The trip I led went to Canyonlands National Park: Needles District. We spent 6 nights and 138 hours in the backcountry, camping in a different location every night except our first two nights in the Salt Creek Canyon backcountry zone. Our first night in Utah was spent at Dead Horse Point State Park where we explored some enormous cliffs that surrounded the entire park.
The first day in Canyonlands we had a short
hike to the Lost Canyon 1 (LC1) designated site and took a break from the
backpacking to do some climbing on the first canyon walls we encountered. The
second day was one of our longest hikes with the packs and we settled down at a
previously disturbed site along the trail in Salt Creek Canyon. Our long hike
got us to a site that was relatively close to the Angel Arch trailhead so that
we could make the day-hike to the arch and back. The arch was absolutely amazing
to see, and we found a way to climb up to the base of the arch and appreciate
its true scale (it must be at least 80-100 feet tall and slightly less across).
After spending a second night at our site along the Salt Creek Canyon trail we made our way into a really cool side canyon of Salt Creek Canyon by walking up a wash I explored last year when I went to Canyonlands. Our afternoon was spent doing some pretty hardcore rock climbing/scrambling as I showed the group some of my favorite spots in the canyon. On our fifth day we made our way back out of Salt Creek Canyon, hiked the Peekaboo trail to get back to Lost Canyon, then we made our way to the Squaw Canyon 1 (SQ1) designated backpacker site. This hike was about 6-7 miles total. Once we got to Squaw Canyon we spent the remainder of the day exploring the canyon without the packs. On the sixth day we had some snowfall during our hike from Squaw Canyon to Big Spring Canyon 1 (BS1). The snow was very wet because the air was still in the upper 40's or low 50's and posed a problem when we had to climb high up a canyon wall to cross between canyons. After we passed this difficult obstacle the rest of the hike was a nice gradual downhill, and we arrived at site BS1 very early. This site is situated right by a very nice sheltered canyon wall that was both fun to climb and kept our gear dry. The weather cleared up so that we could have another long afternoon of climbing the canyons. Big Spring Canyon was a very fun place to explore because you could easily get to almost anywhere you wanted to go. The last day was a .5 mile hike to the Suburban which went by way too fast. This marked the end of the best trip I have ever been a part of.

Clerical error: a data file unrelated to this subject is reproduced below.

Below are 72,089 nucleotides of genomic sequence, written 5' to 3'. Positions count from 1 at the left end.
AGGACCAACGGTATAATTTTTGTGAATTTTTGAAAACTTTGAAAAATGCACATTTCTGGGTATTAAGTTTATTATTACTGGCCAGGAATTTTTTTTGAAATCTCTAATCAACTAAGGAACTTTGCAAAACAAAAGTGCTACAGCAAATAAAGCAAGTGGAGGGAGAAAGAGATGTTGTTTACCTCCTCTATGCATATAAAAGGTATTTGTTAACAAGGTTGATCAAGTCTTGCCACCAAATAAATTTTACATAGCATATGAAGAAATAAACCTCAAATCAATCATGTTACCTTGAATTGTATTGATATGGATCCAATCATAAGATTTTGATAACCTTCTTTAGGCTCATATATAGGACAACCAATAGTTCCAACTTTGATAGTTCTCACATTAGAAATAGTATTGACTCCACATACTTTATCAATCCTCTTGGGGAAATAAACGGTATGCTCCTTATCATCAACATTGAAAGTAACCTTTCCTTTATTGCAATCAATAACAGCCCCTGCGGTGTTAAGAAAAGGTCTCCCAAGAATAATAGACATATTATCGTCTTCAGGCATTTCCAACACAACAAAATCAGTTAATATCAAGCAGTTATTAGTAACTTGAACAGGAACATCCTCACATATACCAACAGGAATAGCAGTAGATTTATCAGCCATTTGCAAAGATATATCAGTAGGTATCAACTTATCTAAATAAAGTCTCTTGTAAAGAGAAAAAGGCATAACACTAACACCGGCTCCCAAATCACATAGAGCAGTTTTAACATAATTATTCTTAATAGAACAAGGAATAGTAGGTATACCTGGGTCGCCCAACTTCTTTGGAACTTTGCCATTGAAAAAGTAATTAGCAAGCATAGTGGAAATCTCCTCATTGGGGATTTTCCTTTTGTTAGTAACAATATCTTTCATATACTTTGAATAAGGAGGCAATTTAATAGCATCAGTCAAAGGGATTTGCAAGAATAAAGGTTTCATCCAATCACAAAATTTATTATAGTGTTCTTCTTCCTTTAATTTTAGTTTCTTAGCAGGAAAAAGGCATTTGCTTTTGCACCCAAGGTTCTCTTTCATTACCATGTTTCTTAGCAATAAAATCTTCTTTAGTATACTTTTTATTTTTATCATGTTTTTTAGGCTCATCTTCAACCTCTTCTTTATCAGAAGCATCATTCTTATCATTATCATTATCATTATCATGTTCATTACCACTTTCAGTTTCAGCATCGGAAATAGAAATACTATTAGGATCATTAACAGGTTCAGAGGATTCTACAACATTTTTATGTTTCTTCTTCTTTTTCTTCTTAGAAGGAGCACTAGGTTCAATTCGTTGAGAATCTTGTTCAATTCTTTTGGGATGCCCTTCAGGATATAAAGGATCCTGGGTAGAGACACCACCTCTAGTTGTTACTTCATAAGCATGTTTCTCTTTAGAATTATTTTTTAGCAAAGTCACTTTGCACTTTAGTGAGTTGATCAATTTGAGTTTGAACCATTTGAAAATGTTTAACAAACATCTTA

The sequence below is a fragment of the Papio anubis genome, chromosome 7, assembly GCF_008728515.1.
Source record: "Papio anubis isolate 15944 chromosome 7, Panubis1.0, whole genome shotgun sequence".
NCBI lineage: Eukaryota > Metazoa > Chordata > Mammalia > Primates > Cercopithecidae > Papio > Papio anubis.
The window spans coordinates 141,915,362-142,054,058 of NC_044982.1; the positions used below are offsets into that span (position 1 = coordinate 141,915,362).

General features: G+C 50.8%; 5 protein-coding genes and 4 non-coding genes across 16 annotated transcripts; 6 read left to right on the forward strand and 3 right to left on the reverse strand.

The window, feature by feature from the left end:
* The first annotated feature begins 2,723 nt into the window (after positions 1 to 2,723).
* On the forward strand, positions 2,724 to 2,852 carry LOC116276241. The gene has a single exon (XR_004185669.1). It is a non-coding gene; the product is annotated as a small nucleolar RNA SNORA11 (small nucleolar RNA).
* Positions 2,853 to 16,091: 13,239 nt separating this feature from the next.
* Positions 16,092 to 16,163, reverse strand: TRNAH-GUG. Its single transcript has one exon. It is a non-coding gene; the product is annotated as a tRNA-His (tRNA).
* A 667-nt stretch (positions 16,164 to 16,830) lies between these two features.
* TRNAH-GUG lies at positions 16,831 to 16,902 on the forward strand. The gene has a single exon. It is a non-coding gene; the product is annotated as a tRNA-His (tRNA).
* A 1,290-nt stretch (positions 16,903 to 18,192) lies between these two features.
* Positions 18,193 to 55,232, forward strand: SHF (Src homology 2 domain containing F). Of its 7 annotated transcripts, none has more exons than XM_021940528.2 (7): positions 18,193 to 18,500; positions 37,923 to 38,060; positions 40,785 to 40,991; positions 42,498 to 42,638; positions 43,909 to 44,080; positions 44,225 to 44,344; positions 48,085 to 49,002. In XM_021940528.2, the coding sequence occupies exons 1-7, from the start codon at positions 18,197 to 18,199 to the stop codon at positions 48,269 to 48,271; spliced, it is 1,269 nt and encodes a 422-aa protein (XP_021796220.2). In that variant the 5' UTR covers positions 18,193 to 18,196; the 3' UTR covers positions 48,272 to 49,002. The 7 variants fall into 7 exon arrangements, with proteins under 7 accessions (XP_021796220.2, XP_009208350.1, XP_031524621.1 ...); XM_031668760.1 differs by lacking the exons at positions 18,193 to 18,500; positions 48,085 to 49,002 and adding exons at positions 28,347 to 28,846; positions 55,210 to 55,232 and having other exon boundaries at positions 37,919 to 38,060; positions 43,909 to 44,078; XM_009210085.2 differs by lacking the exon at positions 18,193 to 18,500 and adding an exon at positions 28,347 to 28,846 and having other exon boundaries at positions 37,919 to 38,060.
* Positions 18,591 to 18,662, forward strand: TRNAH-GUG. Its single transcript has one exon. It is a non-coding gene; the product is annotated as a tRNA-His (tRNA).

couple useful notes I would like to add: The MSR water purification pumps (we
brought 2) both failed on us and the only reason we could
still drink water was by using iodine and Chlorine Dioxide tablets to purify
it. Furthermore, it was the tablets provided by Kristina and me that
supplemented those provided by ORC to give us exactly the amount of
water needed for 6 nights. The lesson here is: test and know your water
purification devices VERY well, and bring a lot of water purification tablets
even if the pumps do work well. You just might rely on them in the end. Also,
those freeze-dried backpacker meals that you make in the bag are perfect for
this long-term backpacking and great for avoiding dirty dishes. It's definitely
a good idea to bring at least some of this kind of meal. Everything else
went nicely for us, so I guess you can just talk to me for other planning
Paddling in the Southeast—Tom Beneke
Destinations: Nantahala River (by raft and whitewater kayak), Tybee and Little Tybee Islands (by sea kayak, and Cumberland Island (by sea kayak)
The eight of us loaded up eight sea kayaks, two whitewater boats, tons of gear, food, and booze and headed out for 8 days of paddling in NC and GA.
We spent our first day and night in the Nantahala Gorge with another group of ORCers who were heading to South Carolina. We rented rafts and a few inflatable kayaks for both trips from Adventurous Fast Rivers Rafting in Bryson City, NC. Steve and I got a chance to break out our playboats for the first time this spring. The Nantahala River cuts through the Nantahala Gorge, tucked inside the Smoke Mountain National Forest. It’s absolutely stunning country down there. Everyone had a great time on the river after a long drive through the night from Wisconsin. We camped out on the river right near the rafting company and hung out with some old friends of mine from when I used to work down there. Good, good times.
The next morning we packed up and drove down to
St. Mary’s, GA to pick up our backcountry camping permits for Cumberland